Honor Harris has a vivid recollection of meeting her brother’s wife Gartred Grenvile. Even at the young age of 10, she is able to see behind Gartred’s mask. Everyone has fallen victim to her beauty and charm, but not Honor. In her childish way, she mistrusts Gertrude. After her brothers death, Honor thankfully believes that she has seen the last of the ‘Grenviles’. Never was she more wrong. The Grenviles and the Harrises are to play further roles in each others life for decades to come.
At eighteen, Honor Harris and Gartred Grenvile’s brother Richard Grenvile fall in love. Whether their love is consummated we never know. What we do know is that they never marry; they are torn apart only to meet years later. Yet their love endures. Richard Grenvile is now Sir Richard Grenvile: the King’s most trusted general. The King has fallen and soon Oliver Cromwell is in reign, but Richard will do anything to protect his King.
The love story between Richard and Honor is anything but conventional. At times, I was left wondering how their love, not only survived, but strengthened over the years. What was the magnetic quality that drew them towards each other. Richard is anything but a gentle lover. He is cruel and ruthless; so much in fact that Honor fears he will lose what influence he has with the King and his trusted men. I never thought I could ever love a novel which did not end happily. The King’s General proved how wrong I was.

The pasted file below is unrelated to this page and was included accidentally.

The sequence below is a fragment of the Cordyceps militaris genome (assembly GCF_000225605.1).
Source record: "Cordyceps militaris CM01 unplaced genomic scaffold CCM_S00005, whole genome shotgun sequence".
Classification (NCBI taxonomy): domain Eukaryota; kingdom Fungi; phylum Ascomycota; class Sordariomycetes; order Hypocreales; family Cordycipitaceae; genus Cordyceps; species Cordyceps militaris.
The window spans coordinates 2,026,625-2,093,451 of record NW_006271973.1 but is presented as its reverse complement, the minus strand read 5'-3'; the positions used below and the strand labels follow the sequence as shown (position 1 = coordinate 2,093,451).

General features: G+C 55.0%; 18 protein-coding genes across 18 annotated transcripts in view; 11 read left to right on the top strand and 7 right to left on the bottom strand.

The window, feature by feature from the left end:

The novel takes place mostly in ‘Menabilly’, an estate owned by the Rashleighs. The house is the one on which she based her descriptions of Manderley in the novel Rebecca. Daphne had always been fascinated by the house and the legend of the bones found in the buttress. With a little bit of imagination and some history, she fashions a love story that you almost believe is true – or at least wish it to be so.
I felt that this book was different from Daphne du Maurier’s other novels because the narrator, Honor Harris, is a strong young woman who has no qualms about who she is. She has a confidence and maturity, even at eighteen, that is lacking in some of her other narrators. She reminds me a little of Mary Yellen, the protagonist in Jamaica Inn. Her realistic and matter of fact attitude is refreshing after the uncertainty and under-confidence of the narrators in I’ll Never be Young Again, My Cousin Rachel and even a little in Rebecca (you know it’s true). Unlike them, Honor has always known her mind and what she intends to do. Her strength is what gets her through her…..let’s just say ‘sorrows’ , and what allows her to let the man she loves go.